It’s something we do around here a lot, argue that is. Which is not surprising for a site called Speak Without Interruption. In our often clouded attempts to convey information, opinion or viewpoint we encounter opposing views, or even different interpretations of what we just tried to convey. How we react to that opposition or interpretation says a lot about us, possibly more than the ideas we originally shared.
Mostly we converse and explore varying views with great respect and sometimes even an open mind. But many of us expect more, we want to win the argument, convince our detractors or misinterpreters that our frame of view is the most logical, beneficial or sensible. In other words, we want to be “right.”
Not surprising, it’s a very human thing to want to be right. To have developed opinions or understandings that are correct is crucial to our own self-vision and confidence. After all who wants to discover everything they “know” is wrong, or even a part of what they “know with great confidence,” is wrong. Believe me, as a Republican, I know all about that.
This is just one of the barriers to changing someone else’s opinion, about anything. Their own fear of being wrong. A second and possibly even higher barrier to convincing someone else of the “error of their ways,” is attitude.
There are two parts to attitude or, perhaps in this case, two sides; the convincer and the convincee(?) (Forgive me creating my own vocabulary, it’s a very old and bad habit. I’m getting better though, I used to make up my own punctuation as well.)
If the two opposing attitudes don’t “match,” as in pressing (the convincer) and open-minded (the convincee), then often that’s all it takes to defeat even the most well supported argument. Being “in the right” matters very little if you’re not effective. Instead of being crowned “the master convincer”, you’ve suddenly become the clumsy clot who couldn’t convince fish they live in water. Of course the most probable mis-match of attitudes is the all too common “everyone’s the convincer.” These arguments usually result is ever increasing displays of fervency and heart felt emotions, which not only are a waste of time but also very difficult to clean off the floor and curtains later.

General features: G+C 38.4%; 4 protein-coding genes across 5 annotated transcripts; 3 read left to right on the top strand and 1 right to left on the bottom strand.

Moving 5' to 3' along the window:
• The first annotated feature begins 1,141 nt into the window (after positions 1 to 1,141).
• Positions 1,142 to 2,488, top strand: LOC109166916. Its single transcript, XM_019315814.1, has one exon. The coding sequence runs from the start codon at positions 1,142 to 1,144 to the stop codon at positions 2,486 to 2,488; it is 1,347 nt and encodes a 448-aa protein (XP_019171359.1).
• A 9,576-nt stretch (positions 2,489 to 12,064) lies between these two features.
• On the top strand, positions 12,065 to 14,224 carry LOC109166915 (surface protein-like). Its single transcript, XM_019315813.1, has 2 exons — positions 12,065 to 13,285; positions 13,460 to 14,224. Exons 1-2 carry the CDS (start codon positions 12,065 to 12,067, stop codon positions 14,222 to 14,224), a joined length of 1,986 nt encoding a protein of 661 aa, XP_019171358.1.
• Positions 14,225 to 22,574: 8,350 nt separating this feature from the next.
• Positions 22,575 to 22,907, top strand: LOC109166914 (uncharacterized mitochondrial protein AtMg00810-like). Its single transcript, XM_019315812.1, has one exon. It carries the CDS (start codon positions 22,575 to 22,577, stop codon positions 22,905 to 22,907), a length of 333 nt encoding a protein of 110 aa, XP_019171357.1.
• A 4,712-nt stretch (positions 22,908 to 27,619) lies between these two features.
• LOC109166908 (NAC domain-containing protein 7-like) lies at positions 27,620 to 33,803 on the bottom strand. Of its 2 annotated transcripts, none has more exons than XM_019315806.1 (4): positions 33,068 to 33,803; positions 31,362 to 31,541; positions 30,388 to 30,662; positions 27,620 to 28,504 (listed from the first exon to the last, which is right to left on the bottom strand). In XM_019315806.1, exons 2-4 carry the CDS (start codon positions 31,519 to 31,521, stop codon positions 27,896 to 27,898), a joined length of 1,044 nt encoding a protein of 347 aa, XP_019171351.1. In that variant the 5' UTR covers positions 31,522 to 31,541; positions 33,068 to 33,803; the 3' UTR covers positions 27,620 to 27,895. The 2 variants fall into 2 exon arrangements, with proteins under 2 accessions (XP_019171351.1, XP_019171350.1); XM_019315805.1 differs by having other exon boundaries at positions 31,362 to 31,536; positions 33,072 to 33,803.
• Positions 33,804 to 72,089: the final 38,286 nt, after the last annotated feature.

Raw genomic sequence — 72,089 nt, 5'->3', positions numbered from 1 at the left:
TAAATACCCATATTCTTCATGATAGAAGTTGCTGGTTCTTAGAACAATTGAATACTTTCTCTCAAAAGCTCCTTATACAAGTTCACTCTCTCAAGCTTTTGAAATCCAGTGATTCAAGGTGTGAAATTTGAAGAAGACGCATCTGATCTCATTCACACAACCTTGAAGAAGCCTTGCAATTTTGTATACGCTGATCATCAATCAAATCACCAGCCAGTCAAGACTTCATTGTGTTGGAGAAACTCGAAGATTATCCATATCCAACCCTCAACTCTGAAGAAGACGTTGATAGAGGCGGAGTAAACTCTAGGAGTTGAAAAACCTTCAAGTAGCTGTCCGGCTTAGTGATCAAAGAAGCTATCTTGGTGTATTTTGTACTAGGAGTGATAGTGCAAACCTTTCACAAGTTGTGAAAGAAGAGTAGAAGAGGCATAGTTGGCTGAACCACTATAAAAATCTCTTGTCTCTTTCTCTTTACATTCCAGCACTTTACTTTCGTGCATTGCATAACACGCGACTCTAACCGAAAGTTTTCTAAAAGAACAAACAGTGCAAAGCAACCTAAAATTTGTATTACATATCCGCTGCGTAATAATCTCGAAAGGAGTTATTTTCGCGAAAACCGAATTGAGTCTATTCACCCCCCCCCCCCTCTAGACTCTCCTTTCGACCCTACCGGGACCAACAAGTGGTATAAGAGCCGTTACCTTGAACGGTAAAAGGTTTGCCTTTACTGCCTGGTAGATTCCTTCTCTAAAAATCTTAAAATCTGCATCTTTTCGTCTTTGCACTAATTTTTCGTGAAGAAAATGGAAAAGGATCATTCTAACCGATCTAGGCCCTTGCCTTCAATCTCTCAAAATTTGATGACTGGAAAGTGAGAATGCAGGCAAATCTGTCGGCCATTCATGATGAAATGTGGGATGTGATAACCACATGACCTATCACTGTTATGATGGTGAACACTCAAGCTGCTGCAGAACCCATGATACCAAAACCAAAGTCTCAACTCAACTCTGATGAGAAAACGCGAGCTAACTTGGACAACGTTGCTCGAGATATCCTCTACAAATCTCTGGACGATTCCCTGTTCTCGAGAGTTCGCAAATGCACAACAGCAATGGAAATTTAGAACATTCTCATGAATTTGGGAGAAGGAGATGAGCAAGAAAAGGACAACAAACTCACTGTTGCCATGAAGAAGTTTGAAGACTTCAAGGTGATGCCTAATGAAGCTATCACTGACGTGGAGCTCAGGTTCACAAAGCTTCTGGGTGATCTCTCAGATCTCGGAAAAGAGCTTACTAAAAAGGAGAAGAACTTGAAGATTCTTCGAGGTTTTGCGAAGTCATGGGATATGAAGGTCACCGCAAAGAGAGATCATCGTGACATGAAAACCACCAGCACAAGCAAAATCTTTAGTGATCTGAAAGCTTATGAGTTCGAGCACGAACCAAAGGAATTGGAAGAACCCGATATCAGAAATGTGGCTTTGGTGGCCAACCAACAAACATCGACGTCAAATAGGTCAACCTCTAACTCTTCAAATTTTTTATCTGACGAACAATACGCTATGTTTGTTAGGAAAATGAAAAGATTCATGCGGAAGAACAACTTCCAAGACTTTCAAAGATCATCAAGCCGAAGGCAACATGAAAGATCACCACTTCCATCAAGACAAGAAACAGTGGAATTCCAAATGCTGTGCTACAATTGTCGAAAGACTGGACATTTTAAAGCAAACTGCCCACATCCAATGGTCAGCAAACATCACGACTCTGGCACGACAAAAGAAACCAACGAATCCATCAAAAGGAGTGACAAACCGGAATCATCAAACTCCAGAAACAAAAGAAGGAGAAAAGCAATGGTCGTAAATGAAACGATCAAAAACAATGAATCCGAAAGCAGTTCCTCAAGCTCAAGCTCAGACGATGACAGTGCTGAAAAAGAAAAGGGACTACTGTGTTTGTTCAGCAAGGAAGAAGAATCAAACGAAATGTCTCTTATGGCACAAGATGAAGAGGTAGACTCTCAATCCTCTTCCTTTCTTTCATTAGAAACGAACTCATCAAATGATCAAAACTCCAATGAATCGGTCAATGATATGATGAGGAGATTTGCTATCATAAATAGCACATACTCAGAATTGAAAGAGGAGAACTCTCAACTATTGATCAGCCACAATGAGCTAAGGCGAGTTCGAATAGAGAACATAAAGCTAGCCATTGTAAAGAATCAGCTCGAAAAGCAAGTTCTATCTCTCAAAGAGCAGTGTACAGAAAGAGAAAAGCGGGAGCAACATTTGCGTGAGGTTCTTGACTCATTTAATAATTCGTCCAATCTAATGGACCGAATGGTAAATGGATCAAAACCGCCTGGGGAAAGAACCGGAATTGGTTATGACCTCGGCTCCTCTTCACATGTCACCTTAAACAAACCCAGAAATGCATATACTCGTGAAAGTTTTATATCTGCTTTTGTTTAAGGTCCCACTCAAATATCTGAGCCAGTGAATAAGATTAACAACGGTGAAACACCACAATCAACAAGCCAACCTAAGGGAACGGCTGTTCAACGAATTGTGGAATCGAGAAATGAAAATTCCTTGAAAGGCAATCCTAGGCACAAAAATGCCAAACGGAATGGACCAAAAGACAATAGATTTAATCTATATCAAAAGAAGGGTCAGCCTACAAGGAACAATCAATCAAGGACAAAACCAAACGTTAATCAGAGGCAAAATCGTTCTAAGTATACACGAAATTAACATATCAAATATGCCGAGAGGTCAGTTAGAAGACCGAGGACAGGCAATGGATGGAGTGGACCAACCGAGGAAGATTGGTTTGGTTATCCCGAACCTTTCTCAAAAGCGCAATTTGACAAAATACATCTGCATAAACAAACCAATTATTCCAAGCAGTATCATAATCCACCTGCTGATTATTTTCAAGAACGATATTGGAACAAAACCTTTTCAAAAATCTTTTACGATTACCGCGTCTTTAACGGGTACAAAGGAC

The convincer has to approach the problem of changing the convincee’s mind delicately. First, because of the fears the convincee may harbor and second, the receptivity of the convincee to “approach style.” Just about everyone knows that the approach is crucial. Too loud, brusk, demanding or forceful and the convincee is shut down and not even listening anymore. An approach too soft, gentle and appeasing may threaten the perceived strength of conviction projected by the would-be convincer and the convincee’s own position is strengthened, at least in their own mind (tiny as it may be).
Sometimes we cannot see enough of the convincee’s own perceptions to make the correct determinations. Perhaps the principal in play is something handed down by their granny and simply is not up for questioning. Maybe we are dealing with a self-perceived “winner” and loosing is just not in the cards. Often it’s the convincee’s own perception of the convincer, based on something else they’ve said in the past, that disqualifies them as being “right” anytime, at all, ever.
The barrier could even be an imagined attribute. Perhaps the person you’re arguing with believes that thousands of miles away, somewhere on the Internet, you have a beard. They hate beards. Beards are the very bell-wether of untrustworthiness. I myself believe that many politicians have hidden “secret” beards that only come out at night.
So many barriers to cross when changing the mind of another. For me I think the most dangerous stage of any argument is the “winning part.” So many of us so want to hear the bugles of victory, we sometimes ignore the damage done. Often changing the mind of another is not pleasant process. It can hurt. Consider the implications in the realization of something truly terrible, like finding out ice cream really is made from the slimy gel on seaweed. Perhaps it’s not a “go outback and shoot yourself” moment, but it could be the end of all happy Rocky Road moments for the person you just convinced.
“Num, num, num, you’re right. I can really taste the kelp slime…”
Being “right” comes with consequences. It’s not all victory parades and flower petals. Remember, if someone finds it serious enough to argue about, it means they care. Explaining away the ramifications of the change of mind by saying to yourself “well now they’re better off” is akin to throwing a baby in the swimming pool and expecting it to learn to swim.
“Petey! Petey! You can’t hear me telling you how to swim if you stay under water the whole time!”
Any loss of confidence, general changes in world-view, or continuing bouts of depression due to the short (but nicely worded) piece above, particularly as it concerns Ice Cream and it’s consumption, should be duly documented and forwarded to frozen confection makers everywhere, some of whom first informed me of the terrible truth.
Copyright Prentiss Gray 2011